Recently, I was fascinated by Dan Meyer’s Coke v. Sprite question because my gut reaction was wrong. Twice. Please watch Dan’s act one videoÂ now. I’ll wait.

My guess was that there was more Sprite in the Sprite glass than there was Coke in the Coke glass. After all, I reasoned, the Coke that was added to the Sprite also contained a small amount of Sprite.

When I did the calculations, I was surprised to learn that the amount of Sprite in the Sprite glass and the amount of Coke in the Coke glass were the same:

• Assume the original amount of each is 100 mL.
• Assume 10 mL of Sprite is transferred to the Coke.
• 10 mL of pop is transferred back to the Sprite. Stirring means 10/110, or 1/11, of this is Sprite. 100/110, or 10/11, of this is Coke.
• The amount of Sprite in the Sprite glass is now 90 mL + (1/11)*10 mL = 90 10/11 mL.
• The amount of Coke in the Coke glass is now 100 mL – (10/11)*10 mL = 90 10/11 mL.

Before watching Dan’s act 3 video, my colleague Shelagh Lim and I modelled this with colour tiles:

• Start with 12 green tiles on the left and 12 red tiles on the right.
• Move 4 green tiles to the right. Now, 4/16, or 1/4, of the tiles on the left are green. 12/16, or 3/4, are red.
• 4 tiles are moved back to the left. To simulate the effect of stirring, 1 of these 4 are green. 3 of these 4 are red.
• The number of green tiles on the left is now 8 + 1 = 9.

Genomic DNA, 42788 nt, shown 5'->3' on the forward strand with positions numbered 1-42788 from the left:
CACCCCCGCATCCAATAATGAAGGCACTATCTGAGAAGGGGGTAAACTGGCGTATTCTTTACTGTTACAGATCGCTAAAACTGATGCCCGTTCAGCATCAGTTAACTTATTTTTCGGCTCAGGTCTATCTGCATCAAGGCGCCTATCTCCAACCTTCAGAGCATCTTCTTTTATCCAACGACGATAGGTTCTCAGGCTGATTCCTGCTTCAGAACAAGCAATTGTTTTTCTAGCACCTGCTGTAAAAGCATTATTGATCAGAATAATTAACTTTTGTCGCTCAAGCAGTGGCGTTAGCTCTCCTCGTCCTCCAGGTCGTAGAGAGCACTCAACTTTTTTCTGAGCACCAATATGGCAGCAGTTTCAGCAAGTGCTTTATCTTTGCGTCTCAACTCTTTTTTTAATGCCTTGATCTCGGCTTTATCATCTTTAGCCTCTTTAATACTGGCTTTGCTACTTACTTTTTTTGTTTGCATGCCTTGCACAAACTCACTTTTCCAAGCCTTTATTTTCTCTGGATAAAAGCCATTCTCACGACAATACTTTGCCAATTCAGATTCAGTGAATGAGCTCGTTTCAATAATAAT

• The number of red tiles on the right is now 12 – 3 = 9.

Shelagh asked, “What if you don’t move back 1 green and 3 red? What if you close your eyes and take out 4 random tiles?” In other words, does stirring matter? I argued it did. “Something something proportions,” I said.

Mind. Blown.

I want students to experience this feeling of enjoyment at being led astray by their intuition. But, more importantly, students must also experience the feeling of enjoyment that comes from following their intuition and being correct. The former is not possible without the latter; to be amused by failure, there needs to be an expectation of success.

## Linear Functions – Concretely, Pictorially, Symbolically

Welcome toÂ my blog!

I really enjoyed Marc’sÂ Patterning the Blues activity (taken from Marian Small’s Big Ideas book that department heads received).

Teachers often talk about how manipulatives can help the struggling learner. I’m suggesting that having students solve problems concretely can assist all learners.

When I experienced this problem using the blue and yellow tiles, I gained a deeper understanding of the problem. The equation y = 3x + 2 now had meaning. I was able to find the pattern in the table to determine the number 3. By modelling the problem using tiles, I was able to see this as adding an extra 3 blue tiles every time the figure grew.

In the past, I had difficulty explaining to students where the 2 came from. I could convince them that it had to be there. For example, take the point (2, 8). Multiplying the 2 by 3 gives Â 6, so we need to add 2 more. Looking at this concretely & pictorially, the 2 now has meaning. For me, it is how many blue tiles there were before we start adding yellow & blue tiles. (See the photo below.)

Your students who used to get it symbolically will still get it if they approach it concretely. However, what it means to “get it” in your classroom will start to change.

I’d appreciate your comments. Maybe you have some thoughts on how this activity addresses the 7 processes?